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Steven Spielberg Interview

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Introduction

Shoni Vaknin Friday 4th January 2008 What cinematic techniques are used to grab the audience's attention in the opening 10 minutes of Saving Private Ryan? When Steven Spielberg made Saving Private Ryan he aimed to portray "the terrors and triumphs of D-Day as more than just make-believe." He has taught the entire world to view history as he sees it: in black and white, with musical accompaniment. A legend who has stamped his mark on every film genre known to man; and we asked that little boy from Cincinnati how he created one of the most realistic, intense and memorable war movies of our time. Spielberg produced a film that was praised for its authenticity and uncanny likeness to the surviving 1940's footage and that gritty feeling of reality that runs down your spine is what made this film critically-acclaimed by peers and audiences alike. The first 10 minutes are the most heralded sequence of the film, which depict the Omaha beachhead assault of June 6 1944, but how did he capture the past so magnificently? ...read more.

Middle

Spielberg: Because a mid range shot showed that he had a family and at that point it was leading into the action and not trying to show that the man was really emotional. Vaknin: The graveyard scene was very touching, because you captured his sorrow brilliantly, so why did the score begin to darken and why did add a growing drum beat? Spielberg: Oh, the score was to prepare you for the bloody battle you were about to see. To let you know that you were no longer in the graveyard, but in a place that was terrifying and forgotten. Vaknin: There is no dialogue until the soldiers start preparing for landing, why aren't we introduced to the main characters earlier? Spielberg: In war, it is all a rush and struggle for survival, so you wouldn't have time to meet and greet, as such, the main characters. Vaknin: The lighting in the graveyard and war scenes are very different, why did you choose opposite lighting? ...read more.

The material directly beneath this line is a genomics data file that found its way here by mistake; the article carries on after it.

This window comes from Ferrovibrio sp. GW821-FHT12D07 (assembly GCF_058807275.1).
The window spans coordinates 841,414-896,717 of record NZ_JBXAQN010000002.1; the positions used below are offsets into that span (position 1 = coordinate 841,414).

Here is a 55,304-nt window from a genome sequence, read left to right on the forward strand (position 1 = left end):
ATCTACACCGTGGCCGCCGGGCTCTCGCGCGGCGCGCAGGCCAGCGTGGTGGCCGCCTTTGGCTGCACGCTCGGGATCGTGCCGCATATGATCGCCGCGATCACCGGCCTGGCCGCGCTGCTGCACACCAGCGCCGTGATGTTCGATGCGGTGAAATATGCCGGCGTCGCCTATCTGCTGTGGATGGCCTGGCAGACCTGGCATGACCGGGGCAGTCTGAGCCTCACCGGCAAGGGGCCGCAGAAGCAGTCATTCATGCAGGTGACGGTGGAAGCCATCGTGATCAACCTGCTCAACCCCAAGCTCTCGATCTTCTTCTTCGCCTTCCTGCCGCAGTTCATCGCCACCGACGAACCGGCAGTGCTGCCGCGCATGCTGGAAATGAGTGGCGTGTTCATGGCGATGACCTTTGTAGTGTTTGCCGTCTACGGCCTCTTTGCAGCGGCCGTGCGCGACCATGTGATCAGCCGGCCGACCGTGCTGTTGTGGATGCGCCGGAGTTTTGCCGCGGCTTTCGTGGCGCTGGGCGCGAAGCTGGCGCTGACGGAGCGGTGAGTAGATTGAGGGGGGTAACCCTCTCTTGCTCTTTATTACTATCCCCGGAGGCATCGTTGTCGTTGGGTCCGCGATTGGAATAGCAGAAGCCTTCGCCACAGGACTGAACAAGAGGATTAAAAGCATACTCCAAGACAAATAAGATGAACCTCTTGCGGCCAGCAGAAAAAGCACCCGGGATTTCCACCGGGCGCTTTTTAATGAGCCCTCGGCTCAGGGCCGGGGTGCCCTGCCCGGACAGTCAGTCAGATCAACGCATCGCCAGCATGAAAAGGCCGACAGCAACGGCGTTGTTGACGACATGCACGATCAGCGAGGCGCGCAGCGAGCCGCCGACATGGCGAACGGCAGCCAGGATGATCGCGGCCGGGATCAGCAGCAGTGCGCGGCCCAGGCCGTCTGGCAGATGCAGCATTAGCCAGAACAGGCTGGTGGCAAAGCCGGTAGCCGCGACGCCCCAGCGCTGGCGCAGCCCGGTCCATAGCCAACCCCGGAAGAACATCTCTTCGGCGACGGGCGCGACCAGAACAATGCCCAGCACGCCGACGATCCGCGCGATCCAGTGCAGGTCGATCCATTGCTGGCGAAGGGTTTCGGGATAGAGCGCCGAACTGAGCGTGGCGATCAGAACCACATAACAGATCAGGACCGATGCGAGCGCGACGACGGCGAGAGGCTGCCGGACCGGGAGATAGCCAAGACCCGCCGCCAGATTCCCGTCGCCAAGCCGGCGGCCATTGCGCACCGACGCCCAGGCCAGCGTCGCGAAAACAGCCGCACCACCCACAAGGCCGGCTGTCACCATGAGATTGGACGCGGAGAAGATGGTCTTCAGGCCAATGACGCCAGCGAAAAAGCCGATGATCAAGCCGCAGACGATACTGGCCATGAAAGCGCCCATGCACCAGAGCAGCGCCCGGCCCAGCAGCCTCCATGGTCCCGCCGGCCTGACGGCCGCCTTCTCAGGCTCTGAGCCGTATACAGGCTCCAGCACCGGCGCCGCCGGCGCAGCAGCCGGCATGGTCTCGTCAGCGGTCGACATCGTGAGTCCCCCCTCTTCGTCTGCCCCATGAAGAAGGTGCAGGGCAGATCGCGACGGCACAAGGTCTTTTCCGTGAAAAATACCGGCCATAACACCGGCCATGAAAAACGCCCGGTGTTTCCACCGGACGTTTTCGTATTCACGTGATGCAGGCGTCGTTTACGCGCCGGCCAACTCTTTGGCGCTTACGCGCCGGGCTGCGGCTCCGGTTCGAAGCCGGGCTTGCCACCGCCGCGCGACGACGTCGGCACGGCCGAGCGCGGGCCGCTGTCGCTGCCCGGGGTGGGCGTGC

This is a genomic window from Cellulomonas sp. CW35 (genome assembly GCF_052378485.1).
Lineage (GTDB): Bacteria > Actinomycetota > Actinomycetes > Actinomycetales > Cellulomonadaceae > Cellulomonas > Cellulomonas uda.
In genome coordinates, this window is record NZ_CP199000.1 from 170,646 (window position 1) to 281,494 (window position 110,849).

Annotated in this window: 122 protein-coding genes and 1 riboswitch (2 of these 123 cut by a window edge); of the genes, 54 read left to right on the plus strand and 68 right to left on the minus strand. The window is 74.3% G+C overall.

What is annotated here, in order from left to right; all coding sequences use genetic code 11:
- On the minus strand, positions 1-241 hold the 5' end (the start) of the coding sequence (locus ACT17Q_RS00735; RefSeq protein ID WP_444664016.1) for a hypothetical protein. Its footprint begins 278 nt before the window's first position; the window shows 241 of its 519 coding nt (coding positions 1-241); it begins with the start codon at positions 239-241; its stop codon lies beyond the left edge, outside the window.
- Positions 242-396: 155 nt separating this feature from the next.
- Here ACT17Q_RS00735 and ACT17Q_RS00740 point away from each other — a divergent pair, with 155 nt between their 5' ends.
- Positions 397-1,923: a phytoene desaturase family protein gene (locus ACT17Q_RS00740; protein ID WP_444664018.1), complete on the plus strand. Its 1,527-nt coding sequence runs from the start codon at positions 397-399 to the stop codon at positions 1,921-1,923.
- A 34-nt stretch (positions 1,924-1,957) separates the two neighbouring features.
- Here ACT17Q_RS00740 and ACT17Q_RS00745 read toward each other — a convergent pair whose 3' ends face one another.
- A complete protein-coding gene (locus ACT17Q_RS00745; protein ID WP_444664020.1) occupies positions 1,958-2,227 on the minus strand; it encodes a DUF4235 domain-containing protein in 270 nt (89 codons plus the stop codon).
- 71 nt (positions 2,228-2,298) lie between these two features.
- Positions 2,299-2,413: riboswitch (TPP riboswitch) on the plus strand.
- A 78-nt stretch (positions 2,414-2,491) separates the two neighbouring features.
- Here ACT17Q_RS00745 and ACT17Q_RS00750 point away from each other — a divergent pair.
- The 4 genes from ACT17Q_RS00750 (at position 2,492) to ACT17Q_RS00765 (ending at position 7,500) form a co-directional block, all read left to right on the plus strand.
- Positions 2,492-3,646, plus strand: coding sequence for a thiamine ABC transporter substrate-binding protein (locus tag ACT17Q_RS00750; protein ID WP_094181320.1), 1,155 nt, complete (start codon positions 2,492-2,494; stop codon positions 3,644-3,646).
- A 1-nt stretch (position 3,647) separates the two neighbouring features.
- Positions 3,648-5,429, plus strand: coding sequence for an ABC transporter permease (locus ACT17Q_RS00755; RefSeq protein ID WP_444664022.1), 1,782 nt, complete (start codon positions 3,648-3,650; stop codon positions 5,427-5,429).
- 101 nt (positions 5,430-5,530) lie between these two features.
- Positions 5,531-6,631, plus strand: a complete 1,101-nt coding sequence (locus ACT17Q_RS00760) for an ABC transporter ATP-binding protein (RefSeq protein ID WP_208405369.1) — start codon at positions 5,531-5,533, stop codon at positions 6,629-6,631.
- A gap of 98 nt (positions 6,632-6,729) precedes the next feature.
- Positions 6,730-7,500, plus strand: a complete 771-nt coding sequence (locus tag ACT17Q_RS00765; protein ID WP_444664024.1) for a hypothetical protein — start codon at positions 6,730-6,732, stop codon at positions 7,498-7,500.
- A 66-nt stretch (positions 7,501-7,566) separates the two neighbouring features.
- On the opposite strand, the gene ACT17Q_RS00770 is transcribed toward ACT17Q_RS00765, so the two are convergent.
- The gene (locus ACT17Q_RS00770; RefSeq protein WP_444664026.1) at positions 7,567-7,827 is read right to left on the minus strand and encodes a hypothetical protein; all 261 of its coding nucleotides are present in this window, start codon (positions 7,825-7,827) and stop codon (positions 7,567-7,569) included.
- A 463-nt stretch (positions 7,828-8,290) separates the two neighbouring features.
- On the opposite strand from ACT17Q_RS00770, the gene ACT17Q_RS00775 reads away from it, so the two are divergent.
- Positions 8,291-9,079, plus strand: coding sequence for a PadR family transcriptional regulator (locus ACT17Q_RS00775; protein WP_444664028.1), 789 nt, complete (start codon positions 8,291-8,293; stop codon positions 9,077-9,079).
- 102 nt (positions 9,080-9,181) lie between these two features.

Conclusion

Vaknin: The editing in this film is just fantastic and there is a shot of Tom Hanks (Capt. Miller) when everything is slowed down and a soldier is shouting orders at him, why did you use a high shot type and slow editing? Spielberg: Personally, I think that a high shot type showed how small, insignificant and just as scared as the next man Capt. Miller really was and when I used slow editing it really showed his emotion and the drama of it all. There are lots of different types of cinematic techniques that were used in the opening 10 minutes of SPR and all were used in a truly realistic and intelligent way. Steven Allan Spielberg is a genius when it comes to directing or producing. Saving Private Ryan will always be remembered as one of the last great war films that recognizes that older generation who bravely fought and died with pride for their country. Overall, it was a great way to round off that last millennium. ...read more.

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